One student asked how we can tell when is a change imposed (forced), versus when is it part of the program (natural)? Dick answered that “Everything is an imposition in the beginning,” but by the time you have made a few design decisions (what to change and what will stay the same), the program of those decisions will continue to make the design without you needing to force anything to happen.
“The curve [in this design] is not imposed – it happens as a result of the toothpick changing in a set program. DO NOT CREATE A SHAPE: create a program, which in turn will create a shape [as a secondary effect].”
“What can change? How many factors do you have? How many variables? … [For each decision, you say] ‘I’m going to impose a change, and an element of restraint’.”
We also discussed further what it meant to have a module and a program for this assignment, and how essential that is in order to create designs that we would otherwise never think of. There is a certain magic that takes over when we work within the limits of what the toothpicks are (the inherent qualities), and instill a deliberate and methodical amount of change that is not haphazard or accidental.
A module is defined by Google as, “each of a set of standardized parts or independent units that can be used to construct a more complex structure, such as an item of furniture or a building”. Cambridge Dictionary defines it as “one of a set of separate parts that can be joined together to form a larger object”.
A program is defined by Merriam Webster as “a sequence of coded instructions (as genes or behavioral responses) that is part of an organism“, and by Google as a noun: “a planned series of future events, items, or performances“, or as a verb: “arrange according to a plan or schedule“.
“It has to have some kind of built-in change. You have to get the hint that every 3rd or 5th toothpick is going to do something. … The design has to constantly evolve.”
See all toothpick module exploitations submitted online.
Programmed design example
Dick showed this elaborate toothpick design, created by a Punahou High School student during Dick’s time there.
The homework assignment is to go back and continue working on the toothpick designs with the concept of ‘modules’ and ‘programs’ firmly in mind. Dick repeated that the design should be like a strand of DNA, and if the program is followed correctly, it will yield a complex, yet completely natural, final result. This is how we ensure that everything in the work is related – nothing is random, artificial, or erratic – all elements are in relationship to each other, just as in Nature. It doesn’t copy nature, but copies how nature works.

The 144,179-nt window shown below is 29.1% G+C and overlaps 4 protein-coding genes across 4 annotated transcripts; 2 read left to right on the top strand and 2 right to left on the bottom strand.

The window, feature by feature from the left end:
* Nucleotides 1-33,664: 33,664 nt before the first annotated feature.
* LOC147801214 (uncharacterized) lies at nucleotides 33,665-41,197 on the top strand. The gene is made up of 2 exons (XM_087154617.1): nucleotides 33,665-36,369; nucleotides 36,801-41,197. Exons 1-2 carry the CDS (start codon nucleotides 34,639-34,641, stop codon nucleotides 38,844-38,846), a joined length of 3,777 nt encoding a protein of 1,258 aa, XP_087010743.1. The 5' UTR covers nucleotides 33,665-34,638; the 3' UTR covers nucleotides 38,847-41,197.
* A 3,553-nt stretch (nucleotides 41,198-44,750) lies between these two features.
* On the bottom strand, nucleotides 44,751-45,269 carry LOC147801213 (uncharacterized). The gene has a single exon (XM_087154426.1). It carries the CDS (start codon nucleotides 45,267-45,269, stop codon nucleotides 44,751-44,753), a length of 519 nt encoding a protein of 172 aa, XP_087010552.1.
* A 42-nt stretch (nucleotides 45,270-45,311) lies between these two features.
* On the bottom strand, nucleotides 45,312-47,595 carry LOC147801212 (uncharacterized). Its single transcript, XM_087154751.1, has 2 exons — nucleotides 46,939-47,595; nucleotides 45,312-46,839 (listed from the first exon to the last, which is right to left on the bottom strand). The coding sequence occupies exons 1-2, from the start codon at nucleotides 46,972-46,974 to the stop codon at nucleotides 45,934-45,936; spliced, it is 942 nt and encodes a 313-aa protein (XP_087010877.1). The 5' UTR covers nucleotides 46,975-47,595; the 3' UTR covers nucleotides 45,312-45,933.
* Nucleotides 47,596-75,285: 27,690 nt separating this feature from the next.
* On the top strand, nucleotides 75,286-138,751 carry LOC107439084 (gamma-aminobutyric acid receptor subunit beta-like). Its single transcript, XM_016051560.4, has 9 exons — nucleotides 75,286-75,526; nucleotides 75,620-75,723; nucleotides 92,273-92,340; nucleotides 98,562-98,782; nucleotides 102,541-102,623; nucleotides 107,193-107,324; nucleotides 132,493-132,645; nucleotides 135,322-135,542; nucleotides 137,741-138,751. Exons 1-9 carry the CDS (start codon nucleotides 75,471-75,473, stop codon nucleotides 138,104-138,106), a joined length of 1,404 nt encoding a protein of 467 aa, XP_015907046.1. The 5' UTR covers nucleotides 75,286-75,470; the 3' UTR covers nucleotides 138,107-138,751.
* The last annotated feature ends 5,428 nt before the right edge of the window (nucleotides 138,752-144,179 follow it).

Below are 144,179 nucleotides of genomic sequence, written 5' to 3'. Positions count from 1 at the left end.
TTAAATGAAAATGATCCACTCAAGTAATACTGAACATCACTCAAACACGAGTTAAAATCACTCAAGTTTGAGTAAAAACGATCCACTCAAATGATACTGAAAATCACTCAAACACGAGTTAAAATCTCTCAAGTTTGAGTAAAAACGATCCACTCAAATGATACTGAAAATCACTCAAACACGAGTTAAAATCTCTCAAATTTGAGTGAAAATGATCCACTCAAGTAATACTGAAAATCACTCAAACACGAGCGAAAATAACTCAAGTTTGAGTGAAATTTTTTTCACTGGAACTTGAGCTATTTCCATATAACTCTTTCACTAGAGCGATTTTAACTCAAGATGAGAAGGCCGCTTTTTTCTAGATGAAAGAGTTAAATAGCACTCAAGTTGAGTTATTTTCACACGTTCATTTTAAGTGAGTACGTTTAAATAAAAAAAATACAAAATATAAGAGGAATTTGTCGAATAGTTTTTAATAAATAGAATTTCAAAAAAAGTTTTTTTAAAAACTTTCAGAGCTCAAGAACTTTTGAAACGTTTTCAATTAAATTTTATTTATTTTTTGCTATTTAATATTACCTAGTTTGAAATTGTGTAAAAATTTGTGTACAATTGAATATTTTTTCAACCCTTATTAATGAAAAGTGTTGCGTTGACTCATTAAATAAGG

A preview of next week
Dick showed a portion of an Illustrator tutorial video that will be helpful for next week’s assignment. It will be uploaded to the web so everyone will be able to access it.
Dick provided this handout for students to compare an arbitrary toothpick design with one that is programmed.
Supplementary materials, sent out after class
Dick shared his analysis regarding why the latest toothpick studies didn’t seem to exploit the programming aspect of the assignment.
Here is one toothpick study, annotated to direct the student toward programming. This advice accompanied it:
In general, try to focus on “the toothpick as the measure of all things”. Rather than progressing via some mathematical concept, explore the toothpicks and their qualities – length, width (which is different at one end vs. the other), what happens when you put them next to each other with different orientations… Just play around with them, ask “What if?” and don’t settle for one until you get to one that’s interesting or surprising. (I know they’re really frustrating and fiddly to manipulate, and when you place one you invariably bump several more. See if you can find a surface – rubber? felt? – that keeps them in place a bit while you experiment. It can also be helpful to have a T-square or triangle or ruler or template of some type, especially when you get to the stage of final assembly.)
Also, think of the programming as very mechanical – a machine should be able to follow the rules. Or, if you are arranging them, and telling someone the steps on the telephone at the same time, they should be able to come up with the exact same arrangement. Describe placement in terms of toothpick measurements. Do you knit or crochet? You’re following a program. Traditional quilts have programs within programs.